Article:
Read more of this story at Slashdot.








Harrison Ford To Return In Blade Runner Sequel

Slashdot.org - Pre, 27/02/2015 - 3:39md
An anonymous reader sends news that Harrison Ford is now confirmed to be returning as Rick Deckard in the upcoming sequel to Blade Runner. Ridley Scott is now officially an executive producer for the film as well, and Denis Villeneuve will direct. It's set to begin production in the summer of 2016.

Read more of this story at Slashdot.








Kubuntu Wire: Very nice screenshot tour from softpedia

Planet UBUNTU - Pre, 27/02/2015 - 3:23md

Softpedia showcases Kubuntu Vivid Beta 1 with a screenshot tour.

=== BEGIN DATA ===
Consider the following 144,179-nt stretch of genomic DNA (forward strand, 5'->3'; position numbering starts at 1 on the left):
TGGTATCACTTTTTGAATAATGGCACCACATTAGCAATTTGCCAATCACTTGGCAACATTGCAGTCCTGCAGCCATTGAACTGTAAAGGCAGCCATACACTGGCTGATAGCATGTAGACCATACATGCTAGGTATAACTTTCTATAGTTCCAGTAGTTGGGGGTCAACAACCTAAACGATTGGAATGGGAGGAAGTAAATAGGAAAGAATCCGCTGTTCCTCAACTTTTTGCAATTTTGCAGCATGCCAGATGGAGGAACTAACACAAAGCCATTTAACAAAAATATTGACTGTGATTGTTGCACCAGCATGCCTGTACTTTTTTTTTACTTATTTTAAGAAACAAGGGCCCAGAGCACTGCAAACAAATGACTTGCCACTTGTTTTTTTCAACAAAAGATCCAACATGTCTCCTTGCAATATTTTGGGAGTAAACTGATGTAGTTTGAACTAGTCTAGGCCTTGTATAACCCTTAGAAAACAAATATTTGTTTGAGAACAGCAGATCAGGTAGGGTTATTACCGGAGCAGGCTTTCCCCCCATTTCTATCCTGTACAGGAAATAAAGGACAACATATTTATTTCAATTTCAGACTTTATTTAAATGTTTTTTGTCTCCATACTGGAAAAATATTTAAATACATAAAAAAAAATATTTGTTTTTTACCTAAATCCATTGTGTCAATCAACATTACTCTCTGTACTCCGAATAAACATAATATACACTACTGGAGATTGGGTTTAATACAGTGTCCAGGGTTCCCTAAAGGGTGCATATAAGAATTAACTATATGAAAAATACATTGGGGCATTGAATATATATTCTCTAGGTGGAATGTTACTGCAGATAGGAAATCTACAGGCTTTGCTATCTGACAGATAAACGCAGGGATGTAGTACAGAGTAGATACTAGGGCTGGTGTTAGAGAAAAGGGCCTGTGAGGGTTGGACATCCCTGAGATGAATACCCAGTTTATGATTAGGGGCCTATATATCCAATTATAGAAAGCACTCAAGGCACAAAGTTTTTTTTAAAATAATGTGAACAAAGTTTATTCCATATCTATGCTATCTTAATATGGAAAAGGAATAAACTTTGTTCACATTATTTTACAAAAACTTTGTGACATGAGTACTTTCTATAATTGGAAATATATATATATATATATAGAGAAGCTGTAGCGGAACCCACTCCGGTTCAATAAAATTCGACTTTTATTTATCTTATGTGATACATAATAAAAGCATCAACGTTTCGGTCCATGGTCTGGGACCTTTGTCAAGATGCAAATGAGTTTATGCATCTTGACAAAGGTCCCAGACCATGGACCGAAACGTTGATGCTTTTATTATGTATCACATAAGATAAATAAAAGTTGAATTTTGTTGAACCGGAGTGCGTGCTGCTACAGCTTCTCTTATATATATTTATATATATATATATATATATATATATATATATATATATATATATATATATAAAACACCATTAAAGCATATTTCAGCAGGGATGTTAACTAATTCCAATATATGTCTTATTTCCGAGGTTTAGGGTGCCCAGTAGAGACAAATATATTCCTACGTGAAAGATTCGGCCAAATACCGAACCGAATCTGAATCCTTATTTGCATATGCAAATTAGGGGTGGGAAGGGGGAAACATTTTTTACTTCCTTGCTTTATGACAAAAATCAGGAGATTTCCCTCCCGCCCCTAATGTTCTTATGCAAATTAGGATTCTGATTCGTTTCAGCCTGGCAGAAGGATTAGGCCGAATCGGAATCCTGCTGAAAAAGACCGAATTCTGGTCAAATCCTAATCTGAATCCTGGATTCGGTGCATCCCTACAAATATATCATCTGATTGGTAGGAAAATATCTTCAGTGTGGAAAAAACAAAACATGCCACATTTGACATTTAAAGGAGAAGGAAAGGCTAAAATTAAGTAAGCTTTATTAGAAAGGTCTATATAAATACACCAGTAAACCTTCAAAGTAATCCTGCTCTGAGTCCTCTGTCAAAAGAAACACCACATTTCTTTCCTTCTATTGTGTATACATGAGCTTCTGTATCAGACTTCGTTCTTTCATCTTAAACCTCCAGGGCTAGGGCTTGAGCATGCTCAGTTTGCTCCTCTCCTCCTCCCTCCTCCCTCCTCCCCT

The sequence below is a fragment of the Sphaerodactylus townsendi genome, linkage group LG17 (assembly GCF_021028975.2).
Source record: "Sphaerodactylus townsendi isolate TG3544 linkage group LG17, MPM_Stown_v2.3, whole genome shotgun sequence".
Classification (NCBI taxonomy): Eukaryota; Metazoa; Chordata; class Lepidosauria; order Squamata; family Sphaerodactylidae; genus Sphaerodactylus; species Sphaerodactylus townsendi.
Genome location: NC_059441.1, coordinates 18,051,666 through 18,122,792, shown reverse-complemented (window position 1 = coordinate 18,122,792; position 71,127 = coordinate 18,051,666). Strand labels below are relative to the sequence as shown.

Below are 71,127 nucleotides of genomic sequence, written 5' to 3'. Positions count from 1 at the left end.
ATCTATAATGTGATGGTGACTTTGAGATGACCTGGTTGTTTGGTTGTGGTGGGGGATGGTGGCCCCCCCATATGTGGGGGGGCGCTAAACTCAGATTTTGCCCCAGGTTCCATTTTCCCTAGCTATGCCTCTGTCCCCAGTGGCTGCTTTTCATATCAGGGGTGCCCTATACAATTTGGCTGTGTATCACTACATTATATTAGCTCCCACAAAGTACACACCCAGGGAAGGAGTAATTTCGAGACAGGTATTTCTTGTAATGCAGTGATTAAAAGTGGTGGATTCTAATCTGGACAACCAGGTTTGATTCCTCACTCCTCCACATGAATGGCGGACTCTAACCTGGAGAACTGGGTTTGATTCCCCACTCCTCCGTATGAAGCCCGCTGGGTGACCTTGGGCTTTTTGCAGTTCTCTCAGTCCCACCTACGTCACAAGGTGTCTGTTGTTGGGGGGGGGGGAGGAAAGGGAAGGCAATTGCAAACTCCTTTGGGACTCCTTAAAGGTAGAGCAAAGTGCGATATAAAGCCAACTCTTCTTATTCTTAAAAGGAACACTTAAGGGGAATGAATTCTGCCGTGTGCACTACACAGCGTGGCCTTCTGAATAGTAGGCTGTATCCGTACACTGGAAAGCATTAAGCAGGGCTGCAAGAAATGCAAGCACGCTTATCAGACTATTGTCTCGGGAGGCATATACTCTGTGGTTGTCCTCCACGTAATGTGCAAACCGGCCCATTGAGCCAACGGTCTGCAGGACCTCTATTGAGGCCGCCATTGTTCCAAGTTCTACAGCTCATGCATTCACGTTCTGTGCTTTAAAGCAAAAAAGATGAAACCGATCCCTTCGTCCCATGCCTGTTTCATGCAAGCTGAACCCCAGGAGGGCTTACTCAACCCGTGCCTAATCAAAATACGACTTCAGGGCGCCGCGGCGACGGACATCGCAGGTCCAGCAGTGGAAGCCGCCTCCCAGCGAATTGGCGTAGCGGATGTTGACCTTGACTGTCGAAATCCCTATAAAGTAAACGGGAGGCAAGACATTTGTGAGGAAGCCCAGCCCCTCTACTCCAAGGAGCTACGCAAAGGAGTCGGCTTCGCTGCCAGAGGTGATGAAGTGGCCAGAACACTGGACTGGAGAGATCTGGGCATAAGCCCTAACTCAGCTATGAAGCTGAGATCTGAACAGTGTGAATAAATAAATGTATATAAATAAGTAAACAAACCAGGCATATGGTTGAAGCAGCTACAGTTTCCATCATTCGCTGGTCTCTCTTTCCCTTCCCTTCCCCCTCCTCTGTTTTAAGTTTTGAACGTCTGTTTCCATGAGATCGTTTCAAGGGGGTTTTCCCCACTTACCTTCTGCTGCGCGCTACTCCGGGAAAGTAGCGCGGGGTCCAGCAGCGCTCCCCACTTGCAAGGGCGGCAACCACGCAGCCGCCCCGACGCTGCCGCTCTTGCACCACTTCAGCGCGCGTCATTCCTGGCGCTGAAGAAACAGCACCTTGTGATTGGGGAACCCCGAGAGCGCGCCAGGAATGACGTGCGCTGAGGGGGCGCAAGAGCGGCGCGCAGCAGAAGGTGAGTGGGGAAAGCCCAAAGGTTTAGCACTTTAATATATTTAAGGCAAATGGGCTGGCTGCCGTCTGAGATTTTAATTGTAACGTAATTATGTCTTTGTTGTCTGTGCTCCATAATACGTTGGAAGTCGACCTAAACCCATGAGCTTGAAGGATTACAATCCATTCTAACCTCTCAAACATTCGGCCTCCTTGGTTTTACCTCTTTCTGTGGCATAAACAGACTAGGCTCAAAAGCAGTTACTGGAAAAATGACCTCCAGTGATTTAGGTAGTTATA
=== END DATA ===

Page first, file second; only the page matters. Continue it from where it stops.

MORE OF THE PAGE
Microsoft Closing Two Phone Factories In China

Slashdot.org - Pre, 27/02/2015 - 2:47md
randomErr writes: Microsoft is closing two factories in China by the end of March. About 9,000 people worked in these factories, and those jobs were cut a while back as part of the company's major restructuring after its Nokia purchase. Much of the equipment located in these factories from Beijing and the southeastern city of Dongguan is being shipped to Vietnam.

Read more of this story at Slashdot.








Surgeon: First Human Head Transplant May Be Just Two Years Away

Slashdot.org - Pre, 27/02/2015 - 2:05md